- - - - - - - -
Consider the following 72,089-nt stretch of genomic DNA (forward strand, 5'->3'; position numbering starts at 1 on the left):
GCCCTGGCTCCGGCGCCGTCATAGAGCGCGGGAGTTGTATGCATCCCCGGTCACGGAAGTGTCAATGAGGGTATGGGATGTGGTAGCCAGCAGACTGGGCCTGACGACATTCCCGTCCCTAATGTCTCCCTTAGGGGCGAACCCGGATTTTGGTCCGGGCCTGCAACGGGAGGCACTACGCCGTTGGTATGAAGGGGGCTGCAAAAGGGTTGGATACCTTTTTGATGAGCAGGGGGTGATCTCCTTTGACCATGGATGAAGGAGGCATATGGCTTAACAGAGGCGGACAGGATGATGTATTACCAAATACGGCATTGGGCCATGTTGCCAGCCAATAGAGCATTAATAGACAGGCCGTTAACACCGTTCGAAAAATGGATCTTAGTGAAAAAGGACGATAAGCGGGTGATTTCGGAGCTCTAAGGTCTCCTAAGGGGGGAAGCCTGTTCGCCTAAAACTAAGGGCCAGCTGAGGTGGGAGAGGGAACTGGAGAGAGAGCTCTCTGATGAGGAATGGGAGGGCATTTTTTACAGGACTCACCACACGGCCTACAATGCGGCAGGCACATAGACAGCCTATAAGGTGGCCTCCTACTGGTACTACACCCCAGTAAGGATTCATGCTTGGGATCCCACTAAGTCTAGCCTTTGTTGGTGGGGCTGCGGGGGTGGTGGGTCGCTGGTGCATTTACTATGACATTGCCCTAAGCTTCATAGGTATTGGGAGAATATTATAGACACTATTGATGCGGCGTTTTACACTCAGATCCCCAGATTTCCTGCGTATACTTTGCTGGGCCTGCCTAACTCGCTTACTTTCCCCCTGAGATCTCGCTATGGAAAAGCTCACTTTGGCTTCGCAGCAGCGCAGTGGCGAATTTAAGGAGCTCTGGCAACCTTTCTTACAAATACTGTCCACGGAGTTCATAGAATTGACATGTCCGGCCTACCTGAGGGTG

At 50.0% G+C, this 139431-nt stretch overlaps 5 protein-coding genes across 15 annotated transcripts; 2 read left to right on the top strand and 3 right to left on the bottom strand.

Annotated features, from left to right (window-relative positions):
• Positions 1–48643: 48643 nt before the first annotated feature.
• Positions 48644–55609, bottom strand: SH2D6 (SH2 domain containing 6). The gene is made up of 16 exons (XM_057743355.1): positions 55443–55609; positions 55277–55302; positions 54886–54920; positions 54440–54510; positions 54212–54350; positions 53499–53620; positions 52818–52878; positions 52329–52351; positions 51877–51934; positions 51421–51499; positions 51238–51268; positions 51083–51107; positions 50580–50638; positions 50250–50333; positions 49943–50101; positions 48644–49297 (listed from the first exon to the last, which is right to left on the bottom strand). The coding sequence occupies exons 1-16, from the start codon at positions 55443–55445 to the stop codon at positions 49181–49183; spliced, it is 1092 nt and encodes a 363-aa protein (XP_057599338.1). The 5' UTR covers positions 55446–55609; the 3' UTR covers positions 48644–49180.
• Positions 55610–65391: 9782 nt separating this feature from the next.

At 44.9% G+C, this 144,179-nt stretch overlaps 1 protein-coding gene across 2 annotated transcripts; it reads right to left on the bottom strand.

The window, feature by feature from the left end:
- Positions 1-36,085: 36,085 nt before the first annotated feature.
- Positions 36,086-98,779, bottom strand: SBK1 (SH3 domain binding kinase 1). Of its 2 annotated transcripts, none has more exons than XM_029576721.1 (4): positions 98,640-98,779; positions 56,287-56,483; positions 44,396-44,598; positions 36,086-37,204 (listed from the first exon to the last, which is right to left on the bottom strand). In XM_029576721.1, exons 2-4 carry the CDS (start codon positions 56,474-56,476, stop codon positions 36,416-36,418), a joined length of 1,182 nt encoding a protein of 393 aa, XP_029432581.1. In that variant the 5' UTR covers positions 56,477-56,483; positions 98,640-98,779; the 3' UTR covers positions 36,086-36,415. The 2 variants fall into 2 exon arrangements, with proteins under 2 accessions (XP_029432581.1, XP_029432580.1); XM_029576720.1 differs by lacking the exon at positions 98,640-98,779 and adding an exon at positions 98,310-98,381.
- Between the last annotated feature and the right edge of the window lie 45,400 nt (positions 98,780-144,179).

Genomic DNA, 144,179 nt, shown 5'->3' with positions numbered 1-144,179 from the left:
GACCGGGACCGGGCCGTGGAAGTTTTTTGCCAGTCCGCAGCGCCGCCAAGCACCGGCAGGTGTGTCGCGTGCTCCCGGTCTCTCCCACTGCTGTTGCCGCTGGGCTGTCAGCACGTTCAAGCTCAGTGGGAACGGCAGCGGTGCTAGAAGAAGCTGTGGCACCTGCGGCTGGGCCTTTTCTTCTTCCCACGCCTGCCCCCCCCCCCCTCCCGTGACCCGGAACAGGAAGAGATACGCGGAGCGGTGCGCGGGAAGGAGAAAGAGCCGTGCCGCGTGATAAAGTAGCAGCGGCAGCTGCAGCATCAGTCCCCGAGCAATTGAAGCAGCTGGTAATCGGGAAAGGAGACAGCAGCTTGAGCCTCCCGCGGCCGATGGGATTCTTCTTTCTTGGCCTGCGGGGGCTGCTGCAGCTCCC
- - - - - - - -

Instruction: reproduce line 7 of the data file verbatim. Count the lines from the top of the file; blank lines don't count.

• Positions 55610–65391: 9782 nt separating this feature from the next.